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Retirees who owed NH $500k settle, but state withholds details

New Hampshire Sunday News

August 31. 2013 11:36PM

The New Hampshire Retirement System has entered into confidential settlements with two retired police officers who had been ordered to repay hundreds of thousands of dollars in alleged pension overpayments.

In each case, NHRS had decided the pensioner took a job that should have required him to pay into the system and stop receiving his pension.

John Egan, who retired as a Meredith police officer in 2001 and is now community services coordinator for Belknap County, had been ordered to repay an estimated $284,248 to the retirement system, according to a Jan. 29, 2010 NHRS notice sent to him.

Because of the confidentiality agreement, it is not known whether he repaid it, or even if he was required to pay anything.

It is also not known whether Brian Loanes, who retired in 2001 and now works as the director of the Belknap County's Restorative Justice Program, had to repay any on the $248,505 he was told he owed the retirement system.

Egan and Loanes declined comment. Both cases were settled last month, according to Marty Karlon, retirement system spokesman, who declined to release details or the settlement documents.

The New Hampshire Sunday News obtained 2010 notices sent to them and several other retirees last year after filing a right-to-know request seeking the names and amounts in recoupment cases involving more than $5,000 for the previous five years.

NHRS told Loanes and Egan that repayment was due because they retired from Group II positions in the retirement system, but immediately accepted new NHRS-covered positions, which required mandatory enrollment in the NHRS. Exceptions included "part-time" employees and those appointed to fixed terms.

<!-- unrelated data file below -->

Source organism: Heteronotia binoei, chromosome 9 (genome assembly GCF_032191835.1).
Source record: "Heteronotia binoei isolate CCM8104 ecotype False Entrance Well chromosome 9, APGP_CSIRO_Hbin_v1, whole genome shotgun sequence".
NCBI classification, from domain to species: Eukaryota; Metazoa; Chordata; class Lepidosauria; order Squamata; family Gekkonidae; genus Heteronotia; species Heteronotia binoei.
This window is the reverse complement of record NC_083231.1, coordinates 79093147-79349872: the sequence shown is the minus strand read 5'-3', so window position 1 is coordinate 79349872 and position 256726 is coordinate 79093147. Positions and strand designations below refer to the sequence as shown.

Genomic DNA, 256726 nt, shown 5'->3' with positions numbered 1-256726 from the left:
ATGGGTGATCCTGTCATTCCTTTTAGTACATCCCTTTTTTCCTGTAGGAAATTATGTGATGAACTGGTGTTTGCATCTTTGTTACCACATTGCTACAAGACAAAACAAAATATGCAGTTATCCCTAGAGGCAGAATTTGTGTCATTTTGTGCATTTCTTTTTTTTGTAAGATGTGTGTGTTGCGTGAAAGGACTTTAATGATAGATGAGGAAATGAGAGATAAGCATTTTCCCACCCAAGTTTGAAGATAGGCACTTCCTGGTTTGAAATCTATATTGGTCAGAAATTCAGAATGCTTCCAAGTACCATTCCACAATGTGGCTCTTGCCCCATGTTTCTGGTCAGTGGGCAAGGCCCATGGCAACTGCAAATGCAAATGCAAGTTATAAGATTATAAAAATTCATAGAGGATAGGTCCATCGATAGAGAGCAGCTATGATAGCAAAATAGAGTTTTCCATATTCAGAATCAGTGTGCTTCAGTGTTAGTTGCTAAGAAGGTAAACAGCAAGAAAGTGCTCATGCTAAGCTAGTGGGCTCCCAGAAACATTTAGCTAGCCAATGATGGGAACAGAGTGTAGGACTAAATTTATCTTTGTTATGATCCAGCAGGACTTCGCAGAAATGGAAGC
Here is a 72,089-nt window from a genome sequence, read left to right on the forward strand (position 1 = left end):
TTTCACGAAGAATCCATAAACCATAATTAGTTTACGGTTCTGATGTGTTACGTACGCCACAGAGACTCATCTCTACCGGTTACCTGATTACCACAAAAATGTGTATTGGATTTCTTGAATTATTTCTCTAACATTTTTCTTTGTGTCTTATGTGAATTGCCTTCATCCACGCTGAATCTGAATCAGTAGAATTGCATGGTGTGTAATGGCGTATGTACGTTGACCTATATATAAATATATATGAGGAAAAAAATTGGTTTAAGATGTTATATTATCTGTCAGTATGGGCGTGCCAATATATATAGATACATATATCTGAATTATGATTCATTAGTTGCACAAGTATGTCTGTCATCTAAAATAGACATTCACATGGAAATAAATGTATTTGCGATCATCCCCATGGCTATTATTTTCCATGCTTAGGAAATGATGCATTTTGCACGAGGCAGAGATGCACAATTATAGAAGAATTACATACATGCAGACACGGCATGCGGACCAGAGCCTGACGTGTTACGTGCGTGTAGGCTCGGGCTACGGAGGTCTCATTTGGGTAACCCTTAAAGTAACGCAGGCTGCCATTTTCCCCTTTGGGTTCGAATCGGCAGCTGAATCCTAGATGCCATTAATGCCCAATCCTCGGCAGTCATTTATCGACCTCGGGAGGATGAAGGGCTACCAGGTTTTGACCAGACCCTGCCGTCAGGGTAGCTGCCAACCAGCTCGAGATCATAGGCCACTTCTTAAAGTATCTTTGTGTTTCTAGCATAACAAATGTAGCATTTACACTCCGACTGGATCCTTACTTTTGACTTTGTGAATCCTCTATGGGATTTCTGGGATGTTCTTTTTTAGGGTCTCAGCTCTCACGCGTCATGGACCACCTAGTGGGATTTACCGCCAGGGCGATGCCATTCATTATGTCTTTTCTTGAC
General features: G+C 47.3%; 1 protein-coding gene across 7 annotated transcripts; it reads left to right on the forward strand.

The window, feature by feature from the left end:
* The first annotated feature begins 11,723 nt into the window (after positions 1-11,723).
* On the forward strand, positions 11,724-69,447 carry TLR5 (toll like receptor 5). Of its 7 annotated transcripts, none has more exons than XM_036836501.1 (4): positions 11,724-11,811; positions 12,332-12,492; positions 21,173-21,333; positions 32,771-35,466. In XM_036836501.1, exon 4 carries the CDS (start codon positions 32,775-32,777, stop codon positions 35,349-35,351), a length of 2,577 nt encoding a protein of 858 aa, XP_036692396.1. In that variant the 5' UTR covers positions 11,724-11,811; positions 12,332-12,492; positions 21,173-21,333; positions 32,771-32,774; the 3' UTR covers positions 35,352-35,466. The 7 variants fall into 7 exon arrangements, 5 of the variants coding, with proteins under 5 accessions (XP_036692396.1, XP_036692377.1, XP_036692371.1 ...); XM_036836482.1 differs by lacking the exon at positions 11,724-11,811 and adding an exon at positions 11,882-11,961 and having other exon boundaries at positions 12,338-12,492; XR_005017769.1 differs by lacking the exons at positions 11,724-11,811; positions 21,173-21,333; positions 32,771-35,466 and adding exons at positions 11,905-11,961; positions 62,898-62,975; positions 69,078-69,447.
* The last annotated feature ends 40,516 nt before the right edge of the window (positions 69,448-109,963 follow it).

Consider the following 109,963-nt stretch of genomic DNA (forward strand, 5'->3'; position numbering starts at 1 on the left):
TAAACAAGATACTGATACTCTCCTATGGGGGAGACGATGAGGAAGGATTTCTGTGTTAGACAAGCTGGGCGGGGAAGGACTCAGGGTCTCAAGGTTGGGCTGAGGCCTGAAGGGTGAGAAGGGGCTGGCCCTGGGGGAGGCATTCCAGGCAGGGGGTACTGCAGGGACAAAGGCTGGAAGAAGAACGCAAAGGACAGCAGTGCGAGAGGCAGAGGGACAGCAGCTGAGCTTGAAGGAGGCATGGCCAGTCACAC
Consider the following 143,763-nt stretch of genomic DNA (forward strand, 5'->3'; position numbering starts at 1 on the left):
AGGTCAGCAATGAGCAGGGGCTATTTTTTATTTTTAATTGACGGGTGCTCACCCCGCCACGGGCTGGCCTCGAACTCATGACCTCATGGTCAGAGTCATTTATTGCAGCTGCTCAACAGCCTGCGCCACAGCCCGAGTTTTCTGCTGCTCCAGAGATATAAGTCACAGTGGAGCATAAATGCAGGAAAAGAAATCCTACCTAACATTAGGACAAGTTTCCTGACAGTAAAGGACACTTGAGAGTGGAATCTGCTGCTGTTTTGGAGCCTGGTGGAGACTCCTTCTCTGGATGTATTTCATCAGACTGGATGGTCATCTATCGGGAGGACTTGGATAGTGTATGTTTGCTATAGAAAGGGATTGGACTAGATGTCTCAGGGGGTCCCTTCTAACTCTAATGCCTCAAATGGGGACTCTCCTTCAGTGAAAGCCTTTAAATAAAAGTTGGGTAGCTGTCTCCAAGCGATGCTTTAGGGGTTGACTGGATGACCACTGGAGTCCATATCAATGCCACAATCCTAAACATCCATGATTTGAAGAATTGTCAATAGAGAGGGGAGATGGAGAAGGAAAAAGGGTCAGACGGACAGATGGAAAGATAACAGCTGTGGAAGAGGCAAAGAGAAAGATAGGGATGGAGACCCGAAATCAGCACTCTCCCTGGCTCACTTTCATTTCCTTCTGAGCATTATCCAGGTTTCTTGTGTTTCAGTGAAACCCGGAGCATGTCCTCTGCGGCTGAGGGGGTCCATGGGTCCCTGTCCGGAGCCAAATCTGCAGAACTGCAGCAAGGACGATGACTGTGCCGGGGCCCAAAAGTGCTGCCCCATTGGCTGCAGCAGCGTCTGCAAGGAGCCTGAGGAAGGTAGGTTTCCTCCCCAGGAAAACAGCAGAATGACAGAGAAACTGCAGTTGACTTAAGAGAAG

Asked why the state wouldn't reveal the settlement details, Karlon responded in an email: "NHRS' only comment on the settlement is: 'The parties are in agreement that, given the particular circumstances of this case, this is a fair and equitable settlement.'"

Attorney Kathleen Sullivan said the public should be given the details of the settlements.

Representing the New Hampshire Union Leader, Sullivan successfully argued to the state Supreme Court that the public has a right to know the names of people who receive public pensions and the amount of their benefits. NHRS has been releasing that information since 2011.

"When public funds are being spent or recouped or even administered as part of settlement agreements or otherwise, the government should be transparent about it," Sullivan said.

"The public has a right to know what happened in these cases."

The recoupment case against Belknap County court supervisor Donald Belyea, seeking $463,758, was dropped in June 2012, Karlon said. More documentation showed Belyea was deemed to be an "official appointed for a fixed term" and was not subject to mandatory enrollment as an active NHRS member, Karlon said.

A retirement system hearing was held Thursday on a pension recoupment case involving Mark A. Pearson, a retired Salem police officer who left his job as Hudson's assistant town administrator for a job in Maine. He had been asked to repay $280,935, but a decision is not expected soon.

NHRS retirees can work any amount of hours for any non-NHRS employer, public or private, Karlon said, and "part time" for an NHRS-participating employer.

Hampstead Fire Chief Michael Carrier, who retired from Londonderry's fire department after 27 years of service, had been asked to repay $78,403. Carrier's case is still pending before the state Supreme Court, Karlon said.

Carrier previously told the Sunday News he didn't believe he was required to belong to the New Hampshire Retirement System in his new position because he was appointed to a fixed term.

Two other retirees who owed less than $20,000 each settled their cases by repaying the retirement system, Karlon said.

The retirement system has two auditors and investigates anonymous tips, Karlon said.

Since Group II retirees are made up mostly of police, firefighters and corrections officers, they may be more likely to seek employment after retiring because they can retire at age 45 after 20 years.

That changed two years ago for new hires to allow for retirement after 25 years at age 52, Karlon said.

There have been no major recoupment cases since May 2012 when the Sunday News sought information on them.

"Since the number of these cases is relatively small to begin with, I don't know if there is any specific reason no additional cases have been identified over the past year," Karlon said.

It is possible that the enactment of the 32-hours-per week definition of part time for NHRS retirees working for NHRS employers in 2011 has raised awareness of post-retirement employment issues among employers and retirees, Karlon said.

"We continue to conduct employer compliance audits and continue to actively investigate any tips we receive," Karlon said.

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